KANSAS CITY, Mo. (AP) - The founder of failed Kansas-based insurance franchising business Brooke Corp. has pleaded guilty to providing misleading information in a federal securities filing.
KANSAS CITY, Mo. (AP) — The founder of failed Kansas-based insurance franchising business Brooke Corp. has pleaded guilty to providing misleading information in a federal securities filing.
Robert D. Orr, formerly of Smith Center, Kan., and now living in Denver, admitted Thursday to one count of making false statements, the U.S. attorney's office said in a news release. He initially faced several other charges, including conspiracy to defraud the Securities and Exchange Commission and bankruptcy fraud.
Orr is set to be sentenced Oct. 7. Prosecutors agreed to recommend three years of probation and a fine of $48,000.
Brooke Corp., founded in the northwest Kansas town of Phillipsburg in 1986, set out to provide insurance services for small-town banks to sell to customers. As it added locations and employees in about 30 states, it spun off Brooke Capital Corp., responsible for franchising insurance agencies, and Aleritas Capital Corp., the lender for insurance agency franchises and other businesses. Eventually, the parent company moved to Overland Park, Kan., and went public in 2003.
Orr admitted in his plea that while he was the company's chairman, the company submitted a 2007 annual report that made its investment in Brooke Capital Corp. appear more financially sound than it actually was. Prosecutors said Orr knew the report didn't include the specific number of failed Brooke Capital franchise locations or the amount of money being spent to prop up struggling franchises.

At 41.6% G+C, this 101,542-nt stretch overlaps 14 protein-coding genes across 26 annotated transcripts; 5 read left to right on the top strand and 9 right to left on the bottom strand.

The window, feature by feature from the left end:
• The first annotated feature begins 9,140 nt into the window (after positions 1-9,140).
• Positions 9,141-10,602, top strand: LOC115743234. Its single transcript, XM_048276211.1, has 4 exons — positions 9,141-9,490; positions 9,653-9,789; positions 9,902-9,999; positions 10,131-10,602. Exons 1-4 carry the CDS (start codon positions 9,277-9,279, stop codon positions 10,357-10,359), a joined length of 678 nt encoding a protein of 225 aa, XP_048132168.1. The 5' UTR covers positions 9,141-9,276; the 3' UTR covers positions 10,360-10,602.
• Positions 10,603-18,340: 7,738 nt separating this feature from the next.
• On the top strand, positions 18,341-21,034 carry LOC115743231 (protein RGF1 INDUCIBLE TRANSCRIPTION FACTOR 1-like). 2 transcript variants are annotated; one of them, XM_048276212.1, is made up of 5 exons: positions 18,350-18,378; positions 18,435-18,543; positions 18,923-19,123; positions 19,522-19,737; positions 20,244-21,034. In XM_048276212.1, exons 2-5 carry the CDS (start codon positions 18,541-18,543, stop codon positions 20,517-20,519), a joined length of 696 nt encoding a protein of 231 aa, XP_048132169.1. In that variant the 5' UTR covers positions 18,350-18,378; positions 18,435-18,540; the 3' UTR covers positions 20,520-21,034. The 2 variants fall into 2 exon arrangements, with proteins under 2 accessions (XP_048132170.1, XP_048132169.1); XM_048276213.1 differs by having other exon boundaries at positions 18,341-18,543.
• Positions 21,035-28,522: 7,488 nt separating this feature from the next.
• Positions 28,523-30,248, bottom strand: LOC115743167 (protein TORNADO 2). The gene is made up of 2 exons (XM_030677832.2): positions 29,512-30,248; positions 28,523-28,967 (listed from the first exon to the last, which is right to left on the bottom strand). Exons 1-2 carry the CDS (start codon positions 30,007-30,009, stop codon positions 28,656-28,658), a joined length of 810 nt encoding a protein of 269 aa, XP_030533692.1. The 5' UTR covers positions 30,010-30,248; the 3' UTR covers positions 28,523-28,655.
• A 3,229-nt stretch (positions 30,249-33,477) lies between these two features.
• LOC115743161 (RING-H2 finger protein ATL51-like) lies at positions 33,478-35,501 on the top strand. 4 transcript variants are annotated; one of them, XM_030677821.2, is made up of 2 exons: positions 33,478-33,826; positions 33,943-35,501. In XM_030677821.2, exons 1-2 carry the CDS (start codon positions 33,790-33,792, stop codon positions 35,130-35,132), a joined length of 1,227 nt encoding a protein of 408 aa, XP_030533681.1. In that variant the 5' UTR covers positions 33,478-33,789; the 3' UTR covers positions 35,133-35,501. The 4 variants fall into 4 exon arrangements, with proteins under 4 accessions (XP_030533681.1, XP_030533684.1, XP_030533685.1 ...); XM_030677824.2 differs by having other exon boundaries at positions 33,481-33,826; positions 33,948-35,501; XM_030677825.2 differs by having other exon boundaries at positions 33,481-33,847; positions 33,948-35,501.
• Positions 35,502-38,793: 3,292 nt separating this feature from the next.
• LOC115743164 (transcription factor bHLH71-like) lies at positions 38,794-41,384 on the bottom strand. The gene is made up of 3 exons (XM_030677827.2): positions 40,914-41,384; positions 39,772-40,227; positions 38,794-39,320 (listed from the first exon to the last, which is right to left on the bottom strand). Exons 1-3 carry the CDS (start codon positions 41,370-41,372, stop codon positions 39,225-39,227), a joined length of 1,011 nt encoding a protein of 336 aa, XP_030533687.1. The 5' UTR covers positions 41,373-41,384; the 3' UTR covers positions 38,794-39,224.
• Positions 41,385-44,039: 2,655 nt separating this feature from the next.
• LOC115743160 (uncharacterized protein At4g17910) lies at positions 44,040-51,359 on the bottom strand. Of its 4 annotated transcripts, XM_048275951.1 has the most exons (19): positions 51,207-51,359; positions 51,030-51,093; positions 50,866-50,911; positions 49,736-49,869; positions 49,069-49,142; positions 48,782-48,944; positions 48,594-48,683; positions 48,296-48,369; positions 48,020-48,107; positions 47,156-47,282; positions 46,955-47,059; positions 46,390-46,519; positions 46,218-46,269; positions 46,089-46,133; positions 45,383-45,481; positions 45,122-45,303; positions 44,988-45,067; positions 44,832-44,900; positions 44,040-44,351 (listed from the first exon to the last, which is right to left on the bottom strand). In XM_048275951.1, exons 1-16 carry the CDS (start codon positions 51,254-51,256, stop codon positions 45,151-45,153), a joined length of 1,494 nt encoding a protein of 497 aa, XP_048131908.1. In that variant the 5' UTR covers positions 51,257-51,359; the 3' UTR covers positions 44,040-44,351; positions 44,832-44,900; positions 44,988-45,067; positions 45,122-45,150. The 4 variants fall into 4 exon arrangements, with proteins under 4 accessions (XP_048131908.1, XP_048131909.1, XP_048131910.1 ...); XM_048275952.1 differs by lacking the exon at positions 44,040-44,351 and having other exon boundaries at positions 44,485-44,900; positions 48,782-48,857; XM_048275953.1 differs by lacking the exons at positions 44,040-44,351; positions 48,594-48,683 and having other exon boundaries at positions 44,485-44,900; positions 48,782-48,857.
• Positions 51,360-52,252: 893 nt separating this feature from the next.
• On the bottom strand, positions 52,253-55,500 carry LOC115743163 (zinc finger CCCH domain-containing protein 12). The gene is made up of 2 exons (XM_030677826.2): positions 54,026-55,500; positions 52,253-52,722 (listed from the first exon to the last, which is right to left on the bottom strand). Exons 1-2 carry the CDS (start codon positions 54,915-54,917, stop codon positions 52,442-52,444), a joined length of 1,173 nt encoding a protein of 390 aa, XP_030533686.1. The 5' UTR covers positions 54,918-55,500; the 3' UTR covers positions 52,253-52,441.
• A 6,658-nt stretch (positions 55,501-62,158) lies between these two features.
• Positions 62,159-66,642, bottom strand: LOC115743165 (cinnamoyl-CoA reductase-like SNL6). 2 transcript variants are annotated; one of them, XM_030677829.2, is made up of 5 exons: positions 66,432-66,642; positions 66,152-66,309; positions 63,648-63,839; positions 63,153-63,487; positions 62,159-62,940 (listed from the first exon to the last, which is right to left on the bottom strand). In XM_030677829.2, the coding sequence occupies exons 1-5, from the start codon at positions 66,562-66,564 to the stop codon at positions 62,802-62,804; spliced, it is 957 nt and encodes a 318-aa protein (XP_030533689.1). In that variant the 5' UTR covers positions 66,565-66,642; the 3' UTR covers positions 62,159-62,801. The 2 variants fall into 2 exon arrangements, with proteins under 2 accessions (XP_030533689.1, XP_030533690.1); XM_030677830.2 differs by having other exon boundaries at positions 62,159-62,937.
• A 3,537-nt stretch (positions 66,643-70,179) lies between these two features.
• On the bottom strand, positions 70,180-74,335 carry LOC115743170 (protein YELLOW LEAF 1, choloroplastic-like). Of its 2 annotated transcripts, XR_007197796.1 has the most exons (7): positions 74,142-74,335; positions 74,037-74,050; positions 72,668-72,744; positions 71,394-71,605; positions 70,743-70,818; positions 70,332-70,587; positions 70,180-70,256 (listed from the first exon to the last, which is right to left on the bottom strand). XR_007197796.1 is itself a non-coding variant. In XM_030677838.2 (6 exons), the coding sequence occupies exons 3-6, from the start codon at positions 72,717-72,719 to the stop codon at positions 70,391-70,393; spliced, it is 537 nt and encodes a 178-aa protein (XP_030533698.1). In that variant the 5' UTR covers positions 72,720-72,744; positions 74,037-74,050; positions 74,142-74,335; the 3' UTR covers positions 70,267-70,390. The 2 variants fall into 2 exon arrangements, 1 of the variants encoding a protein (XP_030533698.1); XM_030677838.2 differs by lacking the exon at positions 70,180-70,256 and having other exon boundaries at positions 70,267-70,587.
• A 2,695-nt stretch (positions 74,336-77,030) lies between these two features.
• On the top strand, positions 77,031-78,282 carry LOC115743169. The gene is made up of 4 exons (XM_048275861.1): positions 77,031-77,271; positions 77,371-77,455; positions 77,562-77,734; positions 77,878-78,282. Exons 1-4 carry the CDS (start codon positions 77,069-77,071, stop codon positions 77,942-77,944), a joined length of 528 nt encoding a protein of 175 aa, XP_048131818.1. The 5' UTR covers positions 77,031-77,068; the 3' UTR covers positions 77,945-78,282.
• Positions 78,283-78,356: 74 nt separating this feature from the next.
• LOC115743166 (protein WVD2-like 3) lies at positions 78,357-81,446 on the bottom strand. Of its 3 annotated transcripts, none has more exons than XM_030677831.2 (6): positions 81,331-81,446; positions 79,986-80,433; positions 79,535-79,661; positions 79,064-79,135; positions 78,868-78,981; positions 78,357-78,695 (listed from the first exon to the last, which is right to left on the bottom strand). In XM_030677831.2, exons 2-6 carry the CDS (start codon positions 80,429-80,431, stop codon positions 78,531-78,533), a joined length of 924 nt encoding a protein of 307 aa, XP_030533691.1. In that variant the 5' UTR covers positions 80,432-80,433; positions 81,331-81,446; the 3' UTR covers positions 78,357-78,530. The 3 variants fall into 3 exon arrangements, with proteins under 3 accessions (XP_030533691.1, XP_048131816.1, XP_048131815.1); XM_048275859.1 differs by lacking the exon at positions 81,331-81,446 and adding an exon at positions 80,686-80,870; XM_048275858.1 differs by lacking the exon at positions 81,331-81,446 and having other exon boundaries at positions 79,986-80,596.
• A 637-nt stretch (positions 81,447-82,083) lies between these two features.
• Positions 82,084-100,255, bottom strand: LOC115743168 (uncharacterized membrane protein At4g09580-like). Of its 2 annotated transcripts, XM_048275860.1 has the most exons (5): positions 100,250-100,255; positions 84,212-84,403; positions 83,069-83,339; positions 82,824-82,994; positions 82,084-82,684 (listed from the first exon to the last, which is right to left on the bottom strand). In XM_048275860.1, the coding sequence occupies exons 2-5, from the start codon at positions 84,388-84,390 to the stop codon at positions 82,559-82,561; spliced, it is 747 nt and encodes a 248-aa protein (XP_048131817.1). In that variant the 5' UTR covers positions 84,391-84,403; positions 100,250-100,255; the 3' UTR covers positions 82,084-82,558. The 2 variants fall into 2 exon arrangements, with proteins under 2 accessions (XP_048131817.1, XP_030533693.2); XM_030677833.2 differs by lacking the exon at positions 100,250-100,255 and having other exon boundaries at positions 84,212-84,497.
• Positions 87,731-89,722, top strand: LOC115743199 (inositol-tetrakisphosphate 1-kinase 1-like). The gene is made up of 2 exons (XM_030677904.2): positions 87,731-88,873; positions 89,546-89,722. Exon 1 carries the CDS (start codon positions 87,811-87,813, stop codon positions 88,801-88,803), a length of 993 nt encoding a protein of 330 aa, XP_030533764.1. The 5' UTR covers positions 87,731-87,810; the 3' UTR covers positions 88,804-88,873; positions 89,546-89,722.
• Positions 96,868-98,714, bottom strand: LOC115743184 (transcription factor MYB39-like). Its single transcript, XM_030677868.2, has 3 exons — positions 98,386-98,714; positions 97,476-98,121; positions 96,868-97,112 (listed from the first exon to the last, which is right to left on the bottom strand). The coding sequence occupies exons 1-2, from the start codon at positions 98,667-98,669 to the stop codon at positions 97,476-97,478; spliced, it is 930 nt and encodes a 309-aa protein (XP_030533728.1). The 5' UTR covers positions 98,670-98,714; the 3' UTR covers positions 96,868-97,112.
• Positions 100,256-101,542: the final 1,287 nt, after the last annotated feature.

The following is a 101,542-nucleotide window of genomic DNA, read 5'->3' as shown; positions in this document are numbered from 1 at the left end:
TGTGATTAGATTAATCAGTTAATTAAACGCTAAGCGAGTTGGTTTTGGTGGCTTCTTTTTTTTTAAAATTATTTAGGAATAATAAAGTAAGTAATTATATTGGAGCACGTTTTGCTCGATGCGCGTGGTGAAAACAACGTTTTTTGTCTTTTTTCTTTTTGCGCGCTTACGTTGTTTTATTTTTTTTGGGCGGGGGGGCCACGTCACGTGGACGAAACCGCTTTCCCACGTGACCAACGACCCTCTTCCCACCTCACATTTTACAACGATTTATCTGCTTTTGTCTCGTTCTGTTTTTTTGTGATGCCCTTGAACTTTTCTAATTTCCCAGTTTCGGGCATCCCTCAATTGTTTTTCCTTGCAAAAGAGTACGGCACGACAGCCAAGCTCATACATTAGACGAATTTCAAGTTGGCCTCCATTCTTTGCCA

Previously, Orr; his brother, Leland G. Orr; and several other executives of Brooke Corp and its subsidiaries settled charges with the SEC.
In a 2011 criminal complaint, the SEC described complicated financial maneuvers that mislead lenders and agents. The same loans were sold or pledged as collateral to more than one lender and money was shuffled among Brooke entities on a daily basis to avoid overdrafts. Lenders and investors — both in the U.S. and internationally — lost hundreds of millions of dollars.
After Brooke declared bankruptcy in late 2008, hundreds of its insurance franchises failed.
Leland Orr, the former CEO, CFO and vice chairman of the board of Brooke Corp. and former CFO of Brooke Capital, also faces criminal charges and is set for trial on Feb 24.